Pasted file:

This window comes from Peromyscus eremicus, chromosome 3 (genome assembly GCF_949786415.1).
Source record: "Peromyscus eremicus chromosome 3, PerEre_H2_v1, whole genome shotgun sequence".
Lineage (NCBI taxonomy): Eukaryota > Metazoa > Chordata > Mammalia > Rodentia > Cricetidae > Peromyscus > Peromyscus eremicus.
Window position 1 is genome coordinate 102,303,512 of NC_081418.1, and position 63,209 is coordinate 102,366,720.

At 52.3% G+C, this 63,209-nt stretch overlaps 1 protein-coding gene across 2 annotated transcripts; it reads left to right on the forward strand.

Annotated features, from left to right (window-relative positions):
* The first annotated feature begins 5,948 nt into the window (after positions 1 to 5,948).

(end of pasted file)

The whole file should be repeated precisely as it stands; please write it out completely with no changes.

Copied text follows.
This window comes from Peromyscus eremicus, chromosome 3 (genome assembly GCF_949786415.1).
Source record: "Peromyscus eremicus chromosome 3, PerEre_H2_v1, whole genome shotgun sequence".
Lineage (NCBI taxonomy): Eukaryota > Metazoa > Chordata > Mammalia > Rodentia > Cricetidae > Peromyscus > Peromyscus eremicus.
Window position 1 is genome coordinate 102,303,512 of NC_081418.1, and position 63,209 is coordinate 102,366,720.

At 52.3% G+C, this 63,209-nt stretch overlaps 1 protein-coding gene across 2 annotated transcripts; it reads left to right on the forward strand.

Annotated features, from left to right (window-relative positions):
* The first annotated feature begins 5,948 nt into the window (after positions 1 to 5,948).